Do you know about the Daruma Doll?

Sometimes, all we need to achieve our goals is the occasional reminder. Breaking routine is tough, you know? That little nudge could be something as simple as a sticky note, phone notification, or even the unblinking eye of a disembodied painted head prominently displayed on your mantle. Whatever works for you.

The traditional Japanese Daruma dolls are unlikely little devices that have been helping people accomplish their goals for centuries. The doll, also called a Dharma doll, is a hollow, round, paper mache ball modeled after Bodhidharma, the founder of the Zen sect of Buddhism. (Er, modeled after his head, anyway.) The defining feature of the doll is its white, empty eyes.

As a popular story goes, Bodhidharma once sat down to practice extreme meditation, which turned into a nine-year stint. It was so intense that his limbs atrophied and fell off his body. Before all that disaster, Bodhidharma realized a way to prevent succumbing to sleep during meditation: He cut off his eyelids. He then tossed them, where they became tea plants, the source of a modern way to stave off sleepiness. Equal parts extreme and graphic, this legend teaches a much more practical, easier-to-stomach lesson: the willingness to dedicate yourself to an important project can be life-changing.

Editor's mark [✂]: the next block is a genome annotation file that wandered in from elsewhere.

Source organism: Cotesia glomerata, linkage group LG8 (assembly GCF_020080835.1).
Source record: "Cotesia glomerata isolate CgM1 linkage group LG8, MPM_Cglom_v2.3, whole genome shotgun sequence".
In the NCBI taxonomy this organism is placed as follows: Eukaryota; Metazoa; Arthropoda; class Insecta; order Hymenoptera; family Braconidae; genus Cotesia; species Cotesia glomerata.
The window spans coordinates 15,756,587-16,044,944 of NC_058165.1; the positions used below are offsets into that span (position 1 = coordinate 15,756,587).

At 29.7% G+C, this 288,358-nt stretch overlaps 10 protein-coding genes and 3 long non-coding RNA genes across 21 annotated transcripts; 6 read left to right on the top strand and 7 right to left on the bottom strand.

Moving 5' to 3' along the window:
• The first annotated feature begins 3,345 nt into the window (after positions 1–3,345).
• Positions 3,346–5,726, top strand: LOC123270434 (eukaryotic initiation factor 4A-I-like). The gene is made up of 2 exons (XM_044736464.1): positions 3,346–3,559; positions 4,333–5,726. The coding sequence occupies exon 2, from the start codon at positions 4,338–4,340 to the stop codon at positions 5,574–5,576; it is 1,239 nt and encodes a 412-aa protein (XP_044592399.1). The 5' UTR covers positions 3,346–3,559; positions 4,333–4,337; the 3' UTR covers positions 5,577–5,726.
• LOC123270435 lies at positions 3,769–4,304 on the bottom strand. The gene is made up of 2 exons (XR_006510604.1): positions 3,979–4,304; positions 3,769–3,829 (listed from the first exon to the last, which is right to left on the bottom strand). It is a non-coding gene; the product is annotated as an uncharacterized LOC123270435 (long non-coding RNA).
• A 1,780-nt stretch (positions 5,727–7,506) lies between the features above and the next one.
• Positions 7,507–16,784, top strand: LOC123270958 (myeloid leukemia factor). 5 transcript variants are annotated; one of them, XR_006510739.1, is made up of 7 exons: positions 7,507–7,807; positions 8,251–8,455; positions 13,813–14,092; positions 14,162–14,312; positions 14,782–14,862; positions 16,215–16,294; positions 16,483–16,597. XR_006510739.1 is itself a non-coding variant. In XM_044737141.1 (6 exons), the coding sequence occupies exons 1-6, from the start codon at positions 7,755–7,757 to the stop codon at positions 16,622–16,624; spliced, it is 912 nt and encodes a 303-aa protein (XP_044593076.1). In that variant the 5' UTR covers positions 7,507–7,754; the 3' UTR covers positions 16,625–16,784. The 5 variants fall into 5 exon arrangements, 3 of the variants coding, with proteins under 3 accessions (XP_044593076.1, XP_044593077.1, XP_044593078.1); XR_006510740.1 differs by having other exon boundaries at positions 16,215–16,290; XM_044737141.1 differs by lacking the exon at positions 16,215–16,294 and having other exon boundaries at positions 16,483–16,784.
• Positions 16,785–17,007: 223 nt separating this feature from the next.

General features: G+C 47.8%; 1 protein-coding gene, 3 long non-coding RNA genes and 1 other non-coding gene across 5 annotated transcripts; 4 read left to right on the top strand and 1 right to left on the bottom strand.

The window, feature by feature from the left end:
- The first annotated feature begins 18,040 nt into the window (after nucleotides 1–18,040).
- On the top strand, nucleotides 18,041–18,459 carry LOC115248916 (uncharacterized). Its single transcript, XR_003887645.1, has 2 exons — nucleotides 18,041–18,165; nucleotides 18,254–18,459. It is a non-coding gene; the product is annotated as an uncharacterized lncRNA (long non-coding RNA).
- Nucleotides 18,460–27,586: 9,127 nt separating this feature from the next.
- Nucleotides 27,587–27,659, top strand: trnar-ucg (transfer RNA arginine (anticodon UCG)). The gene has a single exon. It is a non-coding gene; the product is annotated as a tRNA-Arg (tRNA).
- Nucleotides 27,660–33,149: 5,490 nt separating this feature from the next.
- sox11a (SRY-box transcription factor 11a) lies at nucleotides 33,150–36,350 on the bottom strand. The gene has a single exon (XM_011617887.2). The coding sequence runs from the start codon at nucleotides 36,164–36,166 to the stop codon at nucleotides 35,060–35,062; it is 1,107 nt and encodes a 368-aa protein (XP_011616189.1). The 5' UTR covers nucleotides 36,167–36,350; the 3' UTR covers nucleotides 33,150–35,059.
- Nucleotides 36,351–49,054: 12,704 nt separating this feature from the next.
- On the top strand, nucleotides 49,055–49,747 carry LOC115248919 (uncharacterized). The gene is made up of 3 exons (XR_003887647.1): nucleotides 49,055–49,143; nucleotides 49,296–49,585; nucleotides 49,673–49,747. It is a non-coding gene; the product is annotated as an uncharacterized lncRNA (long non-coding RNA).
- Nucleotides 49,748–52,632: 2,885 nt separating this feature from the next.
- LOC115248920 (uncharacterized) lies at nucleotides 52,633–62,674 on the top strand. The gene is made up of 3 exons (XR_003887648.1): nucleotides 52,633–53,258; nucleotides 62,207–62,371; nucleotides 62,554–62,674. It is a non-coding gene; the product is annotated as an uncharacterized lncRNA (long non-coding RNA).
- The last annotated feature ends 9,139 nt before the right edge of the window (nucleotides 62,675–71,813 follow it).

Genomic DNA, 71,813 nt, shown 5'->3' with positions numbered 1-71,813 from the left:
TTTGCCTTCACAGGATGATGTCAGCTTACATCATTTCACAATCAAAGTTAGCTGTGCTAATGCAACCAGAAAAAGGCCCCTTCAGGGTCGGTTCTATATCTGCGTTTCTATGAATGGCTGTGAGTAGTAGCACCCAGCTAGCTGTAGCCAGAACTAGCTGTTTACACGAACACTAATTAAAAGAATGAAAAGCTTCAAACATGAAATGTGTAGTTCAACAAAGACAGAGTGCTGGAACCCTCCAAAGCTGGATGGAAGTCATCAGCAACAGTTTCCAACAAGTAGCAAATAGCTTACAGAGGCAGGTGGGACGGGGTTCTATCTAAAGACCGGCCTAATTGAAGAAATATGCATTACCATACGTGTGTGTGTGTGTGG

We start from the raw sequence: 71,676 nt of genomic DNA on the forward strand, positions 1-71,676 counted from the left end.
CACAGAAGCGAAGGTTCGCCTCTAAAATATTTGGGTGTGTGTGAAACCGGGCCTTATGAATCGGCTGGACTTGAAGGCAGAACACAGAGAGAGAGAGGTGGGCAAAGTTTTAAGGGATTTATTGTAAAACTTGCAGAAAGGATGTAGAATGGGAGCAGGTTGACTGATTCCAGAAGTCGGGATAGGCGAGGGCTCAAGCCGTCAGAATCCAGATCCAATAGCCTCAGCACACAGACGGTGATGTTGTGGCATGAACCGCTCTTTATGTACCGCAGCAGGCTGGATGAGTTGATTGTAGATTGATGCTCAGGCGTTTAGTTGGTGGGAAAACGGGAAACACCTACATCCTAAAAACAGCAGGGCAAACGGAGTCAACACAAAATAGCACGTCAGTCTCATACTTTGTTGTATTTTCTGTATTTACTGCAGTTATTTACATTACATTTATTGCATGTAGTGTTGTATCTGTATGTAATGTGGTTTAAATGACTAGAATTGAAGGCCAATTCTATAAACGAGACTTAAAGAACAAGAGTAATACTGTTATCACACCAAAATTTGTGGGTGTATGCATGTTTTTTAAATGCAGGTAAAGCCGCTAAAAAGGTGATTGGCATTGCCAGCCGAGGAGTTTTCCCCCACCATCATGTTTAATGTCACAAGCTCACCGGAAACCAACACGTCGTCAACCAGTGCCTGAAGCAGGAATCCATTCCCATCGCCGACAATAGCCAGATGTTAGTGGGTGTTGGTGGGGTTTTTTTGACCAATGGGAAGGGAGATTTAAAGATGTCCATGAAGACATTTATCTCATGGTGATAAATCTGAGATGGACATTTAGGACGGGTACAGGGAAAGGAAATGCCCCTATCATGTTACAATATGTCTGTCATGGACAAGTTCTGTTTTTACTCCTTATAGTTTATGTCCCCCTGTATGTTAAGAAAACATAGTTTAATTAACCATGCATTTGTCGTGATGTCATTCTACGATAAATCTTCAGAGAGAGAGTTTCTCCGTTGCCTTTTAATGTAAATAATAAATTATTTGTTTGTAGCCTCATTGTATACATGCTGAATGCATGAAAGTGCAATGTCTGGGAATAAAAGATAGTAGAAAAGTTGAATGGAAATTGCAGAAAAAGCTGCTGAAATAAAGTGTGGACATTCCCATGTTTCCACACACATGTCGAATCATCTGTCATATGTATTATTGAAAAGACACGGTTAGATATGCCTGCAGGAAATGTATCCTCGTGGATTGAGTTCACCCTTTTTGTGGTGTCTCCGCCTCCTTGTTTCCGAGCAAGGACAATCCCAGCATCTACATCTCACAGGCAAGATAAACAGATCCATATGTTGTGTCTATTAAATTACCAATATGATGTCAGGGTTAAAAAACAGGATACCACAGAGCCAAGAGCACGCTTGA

The doll is closely associated with the Japanese proverb “Nana korobi yaoki,” which translates to, “Fall down seven times, get up eight.” Since the thing is spherical, it literally cannot be knocked over no matter how hard you try, which is a reminder of persistence. Never give up, is the larger message of the Daruma. Unless you’re trying to knock your paper head over, in which case, call it a day.

Here’s how you can utilize a Daruma doll (also charmingly referred to as a goal doll):

  1. Think of a specific goal you’re trying to accomplish and get yourself a Daruma doll. According to WE LOVE DARUMA, different colors correspond to various types of goals, so get granular.
  2. Paint in the left eye to signify your commitment to this goal. Write your goal on the back of the doll too, if you need that extra reminder. Now the thing looks like a little pirate-y, but stick with us.
  3. Place your Daruma in a highly visible spot in your home. While he focuses on your goal, you are reminded by his “Tell-Tale Heart”-esque empty, following eye that you have work to do.
  4. Once you’ve achieved your goal, paint in your doll’s blank right eye. Goodbye, pirate face.
  5. Thank the Daruma and revel in the satisfaction of completing its set of eyeballs. If you’re hardcore, you can follow the custom and bring it to a temple and burn it in a huge bonfire. What’s next? New day, new doll.

Not sure whether it works but just wanted to share the history and origins of the doll that you can find across Japan at various stores. Good luck!

Check out my related post: Have you ever balanced rocks?


Interesting reads:

https://en.wikipedia.org/wiki/Daruma_doll

https://goodlucksymbols.com/daruma-doll/

https://www.domodaruma.com/blog/daruma-doll-history-of-japanese-wishing-dolls

https://curiosity.com/topics/the-japanese-tradition-of-daruma-dolls-can-be-used-for-accomplishing-goals-curiosity?

https://livejapan.com/en/article-a0002401/

13 thoughts on “Do you know about the Daruma Doll?

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